WEST LAFAYETTE, Ind. — The last time Nebraska had an off week, Austin Allen gathered all his fellow tight ends and made the one-hour drive west to his hometown of Aurora.
They ate together. They hunted (rumor has it freshman Chris Hickman was the best shooter). They got away from football.
Fast forward two weeks, and a wind-whipped Allen stood on a concrete slab in the southwest corner of Ross-Ade Stadium with a frown of determination following the Huskers’ third straight loss. What this team doesn’t need right now is more time off.
“We gotta come out and practice our butts off,” Allen said. “... We’re clicking on different areas of the team at different times. We just gotta put it all together.”
Nebraska’s bye week last month was about recovering — physically and mentally — after 24 straight games without an in-season break. Coach Scott Frost’s staff hadn’t enjoyed a traditional bye in nearly four years together.
Now NU receives a second bye week for just the third time in the last 14 years (2013, 2014). And with three regular-season games remaining after that, many Huskers agree there is only one way to approach the extra days: Attack them.
“We just gotta be ready to go back to work,” running back Dedrick Mills said. “This is a mindset. Everybody gotta have that same mindset, just be ready to go back to work.”
Added receiver Kade Warner: “It’s just back to our roots again. We gotta work on those details. Work on finishing.”
And Allen: “I want to see more guys just unleash and let go and just play football. (We have been) kind of timid, I guess.”
Home contests against Big Ten bullies Wisconsin and Iowa loom along with a 1,200-mile trip to Maryland. Win two, and the Huskers avoid missing a bowl game for a third straight season.
Multiple players said reaching that six-victory plateau will be a motivation this week as they prepare for the final quarter of the 2019 campaign. Others pointed to fixing mistakes on offense — particularly on third and fourth downs or in the red zone — as reason enough to keep grinding.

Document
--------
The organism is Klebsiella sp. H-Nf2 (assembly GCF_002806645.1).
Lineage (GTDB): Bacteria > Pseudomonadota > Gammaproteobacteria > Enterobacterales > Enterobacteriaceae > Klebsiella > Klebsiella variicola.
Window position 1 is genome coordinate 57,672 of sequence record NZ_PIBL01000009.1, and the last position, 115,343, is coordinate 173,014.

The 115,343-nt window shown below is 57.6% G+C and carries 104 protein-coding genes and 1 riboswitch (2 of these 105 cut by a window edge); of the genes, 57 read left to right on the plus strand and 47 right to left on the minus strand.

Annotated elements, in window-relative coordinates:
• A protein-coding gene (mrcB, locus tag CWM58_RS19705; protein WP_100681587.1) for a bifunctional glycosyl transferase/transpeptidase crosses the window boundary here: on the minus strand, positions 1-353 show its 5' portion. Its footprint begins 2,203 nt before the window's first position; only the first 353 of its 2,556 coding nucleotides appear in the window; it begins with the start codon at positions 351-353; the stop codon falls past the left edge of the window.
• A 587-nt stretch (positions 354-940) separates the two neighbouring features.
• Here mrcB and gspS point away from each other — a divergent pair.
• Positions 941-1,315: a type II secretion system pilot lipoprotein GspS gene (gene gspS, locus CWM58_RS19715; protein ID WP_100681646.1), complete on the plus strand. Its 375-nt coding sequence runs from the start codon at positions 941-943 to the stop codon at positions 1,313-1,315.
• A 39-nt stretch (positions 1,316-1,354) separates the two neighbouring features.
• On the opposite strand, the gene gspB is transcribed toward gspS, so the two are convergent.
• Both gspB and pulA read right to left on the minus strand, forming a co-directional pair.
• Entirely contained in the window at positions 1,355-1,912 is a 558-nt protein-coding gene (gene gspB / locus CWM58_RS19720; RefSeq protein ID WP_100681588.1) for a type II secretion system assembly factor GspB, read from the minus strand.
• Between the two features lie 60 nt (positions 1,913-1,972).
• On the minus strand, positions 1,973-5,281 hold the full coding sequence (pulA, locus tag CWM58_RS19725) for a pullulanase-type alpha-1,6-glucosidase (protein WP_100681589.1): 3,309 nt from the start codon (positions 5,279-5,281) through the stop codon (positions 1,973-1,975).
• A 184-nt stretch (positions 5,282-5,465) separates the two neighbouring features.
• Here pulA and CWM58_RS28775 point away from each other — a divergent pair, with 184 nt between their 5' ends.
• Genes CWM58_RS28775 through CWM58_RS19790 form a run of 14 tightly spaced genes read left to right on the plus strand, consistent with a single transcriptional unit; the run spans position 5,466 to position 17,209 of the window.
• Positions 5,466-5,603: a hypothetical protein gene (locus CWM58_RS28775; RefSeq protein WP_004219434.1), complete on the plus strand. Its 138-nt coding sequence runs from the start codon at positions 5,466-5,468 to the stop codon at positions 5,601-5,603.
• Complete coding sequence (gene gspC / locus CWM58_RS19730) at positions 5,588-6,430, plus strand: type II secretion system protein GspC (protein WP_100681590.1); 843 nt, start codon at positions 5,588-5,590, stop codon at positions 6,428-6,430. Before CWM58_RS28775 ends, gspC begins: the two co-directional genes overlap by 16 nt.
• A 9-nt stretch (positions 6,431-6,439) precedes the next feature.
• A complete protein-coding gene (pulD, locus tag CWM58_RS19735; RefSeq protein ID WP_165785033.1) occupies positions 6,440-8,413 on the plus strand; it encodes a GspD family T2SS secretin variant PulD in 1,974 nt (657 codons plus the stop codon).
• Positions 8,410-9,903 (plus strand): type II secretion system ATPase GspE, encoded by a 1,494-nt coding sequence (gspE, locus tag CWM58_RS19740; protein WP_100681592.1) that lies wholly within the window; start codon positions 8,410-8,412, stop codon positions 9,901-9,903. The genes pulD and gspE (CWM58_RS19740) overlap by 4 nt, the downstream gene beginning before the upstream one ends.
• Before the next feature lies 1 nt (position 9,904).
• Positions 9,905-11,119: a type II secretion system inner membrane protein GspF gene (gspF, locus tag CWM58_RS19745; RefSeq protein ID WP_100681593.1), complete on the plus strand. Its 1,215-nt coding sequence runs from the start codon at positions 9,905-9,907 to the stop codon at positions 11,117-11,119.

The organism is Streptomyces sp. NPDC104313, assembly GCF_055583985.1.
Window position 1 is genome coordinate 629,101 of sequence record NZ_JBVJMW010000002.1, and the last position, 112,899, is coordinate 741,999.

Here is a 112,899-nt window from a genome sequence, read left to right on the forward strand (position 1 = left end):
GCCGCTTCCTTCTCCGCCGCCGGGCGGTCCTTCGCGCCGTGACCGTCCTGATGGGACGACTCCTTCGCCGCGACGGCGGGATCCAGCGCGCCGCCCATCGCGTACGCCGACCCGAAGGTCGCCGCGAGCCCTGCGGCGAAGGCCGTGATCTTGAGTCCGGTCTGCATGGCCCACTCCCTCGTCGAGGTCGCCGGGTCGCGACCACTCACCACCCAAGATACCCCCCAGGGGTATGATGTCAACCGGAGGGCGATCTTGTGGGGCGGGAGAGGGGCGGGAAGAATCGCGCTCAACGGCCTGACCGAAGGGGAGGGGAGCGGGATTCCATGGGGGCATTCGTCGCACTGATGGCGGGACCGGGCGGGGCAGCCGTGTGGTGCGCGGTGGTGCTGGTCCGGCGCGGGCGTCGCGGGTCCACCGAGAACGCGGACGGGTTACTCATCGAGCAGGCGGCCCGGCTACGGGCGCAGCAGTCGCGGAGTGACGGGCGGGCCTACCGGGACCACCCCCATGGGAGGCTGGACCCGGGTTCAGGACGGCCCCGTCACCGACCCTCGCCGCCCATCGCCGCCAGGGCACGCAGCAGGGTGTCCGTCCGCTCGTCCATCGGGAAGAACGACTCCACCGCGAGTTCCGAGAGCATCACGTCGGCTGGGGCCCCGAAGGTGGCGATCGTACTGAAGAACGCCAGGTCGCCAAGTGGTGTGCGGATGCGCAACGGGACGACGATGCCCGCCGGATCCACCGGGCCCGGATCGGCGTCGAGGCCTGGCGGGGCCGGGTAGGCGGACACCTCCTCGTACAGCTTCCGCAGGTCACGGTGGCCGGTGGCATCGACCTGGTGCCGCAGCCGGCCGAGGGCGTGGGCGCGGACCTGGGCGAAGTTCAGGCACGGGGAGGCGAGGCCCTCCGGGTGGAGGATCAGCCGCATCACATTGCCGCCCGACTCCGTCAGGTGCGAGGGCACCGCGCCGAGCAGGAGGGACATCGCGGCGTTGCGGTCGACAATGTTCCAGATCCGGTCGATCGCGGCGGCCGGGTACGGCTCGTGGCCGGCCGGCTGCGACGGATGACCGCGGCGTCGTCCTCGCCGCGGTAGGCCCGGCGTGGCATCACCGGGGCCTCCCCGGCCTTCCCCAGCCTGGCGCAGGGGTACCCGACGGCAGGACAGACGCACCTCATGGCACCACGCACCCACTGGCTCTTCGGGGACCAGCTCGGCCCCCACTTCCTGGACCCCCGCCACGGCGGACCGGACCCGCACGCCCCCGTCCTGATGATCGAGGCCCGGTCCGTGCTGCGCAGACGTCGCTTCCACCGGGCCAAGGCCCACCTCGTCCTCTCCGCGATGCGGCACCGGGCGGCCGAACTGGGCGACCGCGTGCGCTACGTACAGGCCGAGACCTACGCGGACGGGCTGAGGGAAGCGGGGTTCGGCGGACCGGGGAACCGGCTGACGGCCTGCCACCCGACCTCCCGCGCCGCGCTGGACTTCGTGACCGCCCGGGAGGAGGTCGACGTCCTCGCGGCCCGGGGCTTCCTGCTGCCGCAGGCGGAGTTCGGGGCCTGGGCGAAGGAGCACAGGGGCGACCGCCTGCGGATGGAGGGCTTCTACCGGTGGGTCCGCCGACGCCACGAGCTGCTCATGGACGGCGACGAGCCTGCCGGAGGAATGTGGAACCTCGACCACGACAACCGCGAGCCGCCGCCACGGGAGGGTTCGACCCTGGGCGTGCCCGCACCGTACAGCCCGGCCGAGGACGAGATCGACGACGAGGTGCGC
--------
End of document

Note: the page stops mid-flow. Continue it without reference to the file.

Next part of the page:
Same thing on defense, where Purdue netted a pair of long touchdown drives at the end of each half Saturday. NU’s opponent conversion rates on third down (41.9%) and in the red zone (89.5%) remain among the worst at the FBS level.
“We definitely know what to expect and we definitely know that we have to practice hard,” defensive back Dicaprio Bootle said. “We have to do everything in our power to be able to keep this thing going and just get these wins. Just end these games in the positive category instead of the negative.”
The bye will also allow Nebraska coaches to continue working on a 2020 recruiting class that, with 13 commits, is roughly half complete with the Dec. 18 early signing period creeping near.
Running backs coach Ryan Held said last week the challenge is that NU is getting close to the limit of 42 evaluation days allowed to coaches from September through November (the next contact period begins Dec. 1). Tight ends coach Sean Beckton said on “Sports Nightly” last week most assistants will take one or two days this week. He’ll be in south Georgia looking at 2021 prospects, he said.
“Recruiting has changed where you have to get on the class that is almost two classes ahead now,” Beckton said. “If you’re not reaching out to those coaches via text, you’re way behind. So I’m going to take advantage.”
Beyond talent acquisition, Frost said Saturday the only way he knows to improve is to work and practice harder. If Nebraska did everything a little better — he listed blocking, tackling, throwing, catching and covering — it could own a record of 7-2 instead of 4-5.
Those gains don’t happen away from the field, Frost said. Quarterback Adrian Martinez agreed. In his eyes, whatever Nebraska puts into the last three games is what it will get out of them.
“It’s really just about heart and having faith in the rest of this year, having faith in each other,” Martinez said. “We’re playing for each other at the end of the day. If the guys in that locker room truly believe that, there’s still a lot to play for this season.”